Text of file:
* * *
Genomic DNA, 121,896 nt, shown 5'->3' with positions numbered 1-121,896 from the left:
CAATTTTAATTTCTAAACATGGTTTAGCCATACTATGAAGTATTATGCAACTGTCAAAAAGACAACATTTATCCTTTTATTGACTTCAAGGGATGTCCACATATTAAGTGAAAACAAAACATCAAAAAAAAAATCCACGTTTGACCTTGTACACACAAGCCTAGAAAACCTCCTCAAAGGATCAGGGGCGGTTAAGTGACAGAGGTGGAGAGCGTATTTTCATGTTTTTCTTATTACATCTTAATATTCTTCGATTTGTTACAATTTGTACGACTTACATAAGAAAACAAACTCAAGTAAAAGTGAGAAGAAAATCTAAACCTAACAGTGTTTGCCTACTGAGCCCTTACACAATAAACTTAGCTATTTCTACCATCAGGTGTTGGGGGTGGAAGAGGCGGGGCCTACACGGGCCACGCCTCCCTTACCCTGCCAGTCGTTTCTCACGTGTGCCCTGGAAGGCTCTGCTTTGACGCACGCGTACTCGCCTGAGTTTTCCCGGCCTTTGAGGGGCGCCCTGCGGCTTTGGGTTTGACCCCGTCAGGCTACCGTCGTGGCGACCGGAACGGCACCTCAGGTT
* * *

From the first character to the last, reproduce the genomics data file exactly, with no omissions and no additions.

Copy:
Genomic DNA, 121,896 nt, shown 5'->3' with positions numbered 1-121,896 from the left:
CAATTTTAATTTCTAAACATGGTTTAGCCATACTATGAAGTATTATGCAACTGTCAAAAAGACAACATTTATCCTTTTATTGACTTCAAGGGATGTCCACATATTAAGTGAAAACAAAACATCAAAAAAAAAATCCACGTTTGACCTTGTACACACAAGCCTAGAAAACCTCCTCAAAGGATCAGGGGCGGTTAAGTGACAGAGGTGGAGAGCGTATTTTCATGTTTTTCTTATTACATCTTAATATTCTTCGATTTGTTACAATTTGTACGACTTACATAAGAAAACAAACTCAAGTAAAAGTGAGAAGAAAATCTAAACCTAACAGTGTTTGCCTACTGAGCCCTTACACAATAAACTTAGCTATTTCTACCATCAGGTGTTGGGGGTGGAAGAGGCGGGGCCTACACGGGCCACGCCTCCCTTACCCTGCCAGTCGTTTCTCACGTGTGCCCTGGAAGGCTCTGCTTTGACGCACGCGTACTCGCCTGAGTTTTCCCGGCCTTTGAGGGGCGCCCTGCGGCTTTGGGTTTGACCCCGTCAGGCTACCGTCGTGGCGACCGGAACGGCACCTCAGGTT